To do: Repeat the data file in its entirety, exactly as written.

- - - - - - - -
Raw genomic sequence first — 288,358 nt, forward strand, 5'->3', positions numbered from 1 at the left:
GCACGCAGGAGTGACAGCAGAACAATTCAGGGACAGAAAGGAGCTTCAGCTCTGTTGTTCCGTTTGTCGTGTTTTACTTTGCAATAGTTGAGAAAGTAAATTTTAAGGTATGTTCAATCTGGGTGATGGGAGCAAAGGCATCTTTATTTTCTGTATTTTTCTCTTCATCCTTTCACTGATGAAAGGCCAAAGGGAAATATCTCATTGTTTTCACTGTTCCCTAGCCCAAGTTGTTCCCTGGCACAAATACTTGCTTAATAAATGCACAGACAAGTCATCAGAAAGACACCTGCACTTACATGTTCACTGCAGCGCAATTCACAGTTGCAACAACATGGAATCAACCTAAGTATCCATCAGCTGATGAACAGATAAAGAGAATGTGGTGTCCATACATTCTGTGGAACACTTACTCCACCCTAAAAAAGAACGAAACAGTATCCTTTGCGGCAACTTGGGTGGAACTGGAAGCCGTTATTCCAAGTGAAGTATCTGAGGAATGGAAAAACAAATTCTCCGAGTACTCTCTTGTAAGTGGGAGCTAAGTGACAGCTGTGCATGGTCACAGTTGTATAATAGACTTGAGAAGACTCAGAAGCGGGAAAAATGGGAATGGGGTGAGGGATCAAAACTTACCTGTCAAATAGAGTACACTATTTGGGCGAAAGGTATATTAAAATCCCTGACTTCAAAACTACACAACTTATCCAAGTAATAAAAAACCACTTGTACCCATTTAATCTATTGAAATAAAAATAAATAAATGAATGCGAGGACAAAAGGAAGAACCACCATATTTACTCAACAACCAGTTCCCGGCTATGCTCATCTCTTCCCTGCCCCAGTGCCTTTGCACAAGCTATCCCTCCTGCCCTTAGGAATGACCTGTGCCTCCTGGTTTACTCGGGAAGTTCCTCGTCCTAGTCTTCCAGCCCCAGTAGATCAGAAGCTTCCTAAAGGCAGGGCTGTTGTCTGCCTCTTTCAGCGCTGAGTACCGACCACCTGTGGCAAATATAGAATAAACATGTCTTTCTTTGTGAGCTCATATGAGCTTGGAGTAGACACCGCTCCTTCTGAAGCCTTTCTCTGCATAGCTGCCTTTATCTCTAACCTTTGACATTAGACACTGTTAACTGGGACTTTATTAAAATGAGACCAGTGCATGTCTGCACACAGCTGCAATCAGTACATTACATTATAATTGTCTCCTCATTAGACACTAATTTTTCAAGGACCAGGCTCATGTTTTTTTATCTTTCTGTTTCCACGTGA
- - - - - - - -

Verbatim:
Raw genomic sequence first — 288,358 nt, forward strand, 5'->3', positions numbered from 1 at the left:
GCACGCAGGAGTGACAGCAGAACAATTCAGGGACAGAAAGGAGCTTCAGCTCTGTTGTTCCGTTTGTCGTGTTTTACTTTGCAATAGTTGAGAAAGTAAATTTTAAGGTATGTTCAATCTGGGTGATGGGAGCAAAGGCATCTTTATTTTCTGTATTTTTCTCTTCATCCTTTCACTGATGAAAGGCCAAAGGGAAATATCTCATTGTTTTCACTGTTCCCTAGCCCAAGTTGTTCCCTGGCACAAATACTTGCTTAATAAATGCACAGACAAGTCATCAGAAAGACACCTGCACTTACATGTTCACTGCAGCGCAATTCACAGTTGCAACAACATGGAATCAACCTAAGTATCCATCAGCTGATGAACAGATAAAGAGAATGTGGTGTCCATACATTCTGTGGAACACTTACTCCACCCTAAAAAAGAACGAAACAGTATCCTTTGCGGCAACTTGGGTGGAACTGGAAGCCGTTATTCCAAGTGAAGTATCTGAGGAATGGAAAAACAAATTCTCCGAGTACTCTCTTGTAAGTGGGAGCTAAGTGACAGCTGTGCATGGTCACAGTTGTATAATAGACTTGAGAAGACTCAGAAGCGGGAAAAATGGGAATGGGGTGAGGGATCAAAACTTACCTGTCAAATAGAGTACACTATTTGGGCGAAAGGTATATTAAAATCCCTGACTTCAAAACTACACAACTTATCCAAGTAATAAAAAACCACTTGTACCCATTTAATCTATTGAAATAAAAATAAATAAATGAATGCGAGGACAAAAGGAAGAACCACCATATTTACTCAACAACCAGTTCCCGGCTATGCTCATCTCTTCCCTGCCCCAGTGCCTTTGCACAAGCTATCCCTCCTGCCCTTAGGAATGACCTGTGCCTCCTGGTTTACTCGGGAAGTTCCTCGTCCTAGTCTTCCAGCCCCAGTAGATCAGAAGCTTCCTAAAGGCAGGGCTGTTGTCTGCCTCTTTCAGCGCTGAGTACCGACCACCTGTGGCAAATATAGAATAAACATGTCTTTCTTTGTGAGCTCATATGAGCTTGGAGTAGACACCGCTCCTTCTGAAGCCTTTCTCTGCATAGCTGCCTTTATCTCTAACCTTTGACATTAGACACTGTTAACTGGGACTTTATTAAAATGAGACCAGTGCATGTCTGCACACAGCTGCAATCAGTACATTACATTATAATTGTCTCCTCATTAGACACTAATTTTTCAAGGACCAGGCTCATGTTTTTTTATCTTTCTGTTTCCACGTGA